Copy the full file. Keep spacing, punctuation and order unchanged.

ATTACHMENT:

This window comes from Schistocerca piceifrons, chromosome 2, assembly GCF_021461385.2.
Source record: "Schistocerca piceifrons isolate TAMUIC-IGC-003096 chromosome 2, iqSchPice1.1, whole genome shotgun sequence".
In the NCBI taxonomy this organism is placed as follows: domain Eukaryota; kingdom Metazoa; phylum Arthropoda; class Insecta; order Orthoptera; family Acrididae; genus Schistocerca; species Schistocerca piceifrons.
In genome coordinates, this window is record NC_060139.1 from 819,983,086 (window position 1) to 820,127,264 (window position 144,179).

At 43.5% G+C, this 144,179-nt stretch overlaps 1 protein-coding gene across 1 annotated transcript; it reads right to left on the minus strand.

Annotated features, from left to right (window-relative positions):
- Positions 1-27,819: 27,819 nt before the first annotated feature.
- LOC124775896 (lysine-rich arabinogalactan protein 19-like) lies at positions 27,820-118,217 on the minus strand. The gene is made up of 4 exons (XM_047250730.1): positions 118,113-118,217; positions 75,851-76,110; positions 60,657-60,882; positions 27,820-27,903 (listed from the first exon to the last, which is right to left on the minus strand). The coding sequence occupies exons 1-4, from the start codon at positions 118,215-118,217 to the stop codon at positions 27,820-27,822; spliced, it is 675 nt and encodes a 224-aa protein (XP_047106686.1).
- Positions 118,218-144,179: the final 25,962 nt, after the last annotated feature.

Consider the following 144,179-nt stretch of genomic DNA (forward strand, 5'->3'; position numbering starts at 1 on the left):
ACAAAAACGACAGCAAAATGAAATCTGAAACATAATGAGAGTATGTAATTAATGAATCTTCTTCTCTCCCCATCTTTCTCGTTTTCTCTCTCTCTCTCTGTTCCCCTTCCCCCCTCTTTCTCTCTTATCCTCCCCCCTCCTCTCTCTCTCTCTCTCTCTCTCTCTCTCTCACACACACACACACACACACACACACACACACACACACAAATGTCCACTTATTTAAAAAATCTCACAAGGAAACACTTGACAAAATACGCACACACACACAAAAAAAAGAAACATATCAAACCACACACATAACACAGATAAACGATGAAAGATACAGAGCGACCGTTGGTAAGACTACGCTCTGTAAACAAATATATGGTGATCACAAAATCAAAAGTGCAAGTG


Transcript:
This window comes from Schistocerca piceifrons, chromosome 2, assembly GCF_021461385.2.
Source record: "Schistocerca piceifrons isolate TAMUIC-IGC-003096 chromosome 2, iqSchPice1.1, whole genome shotgun sequence".
In the NCBI taxonomy this organism is placed as follows: domain Eukaryota; kingdom Metazoa; phylum Arthropoda; class Insecta; order Orthoptera; family Acrididae; genus Schistocerca; species Schistocerca piceifrons.
In genome coordinates, this window is record NC_060139.1 from 819,983,086 (window position 1) to 820,127,264 (window position 144,179).

At 43.5% G+C, this 144,179-nt stretch overlaps 1 protein-coding gene across 1 annotated transcript; it reads right to left on the minus strand.

Annotated features, from left to right (window-relative positions):
- Positions 1-27,819: 27,819 nt before the first annotated feature.
- LOC124775896 (lysine-rich arabinogalactan protein 19-like) lies at positions 27,820-118,217 on the minus strand. The gene is made up of 4 exons (XM_047250730.1): positions 118,113-118,217; positions 75,851-76,110; positions 60,657-60,882; positions 27,820-27,903 (listed from the first exon to the last, which is right to left on the minus strand). The coding sequence occupies exons 1-4, from the start codon at positions 118,215-118,217 to the stop codon at positions 27,820-27,822; spliced, it is 675 nt and encodes a 224-aa protein (XP_047106686.1).
- Positions 118,218-144,179: the final 25,962 nt, after the last annotated feature.

Consider the following 144,179-nt stretch of genomic DNA (forward strand, 5'->3'; position numbering starts at 1 on the left):
ACAAAAACGACAGCAAAATGAAATCTGAAACATAATGAGAGTATGTAATTAATGAATCTTCTTCTCTCCCCATCTTTCTCGTTTTCTCTCTCTCTCTCTGTTCCCCTTCCCCCCTCTTTCTCTCTTATCCTCCCCCCTCCTCTCTCTCTCTCTCTCTCTCTCTCTCTCTCACACACACACACACACACACACACACACACACACACACAAATGTCCACTTATTTAAAAAATCTCACAAGGAAACACTTGACAAAATACGCACACACACACAAAAAAAAGAAACATATCAAACCACACACATAACACAGATAAACGATGAAAGATACAGAGCGACCGTTGGTAAGACTACGCTCTGTAAACAAATATATGGTGATCACAAAATCAAAAGTGCAAGTG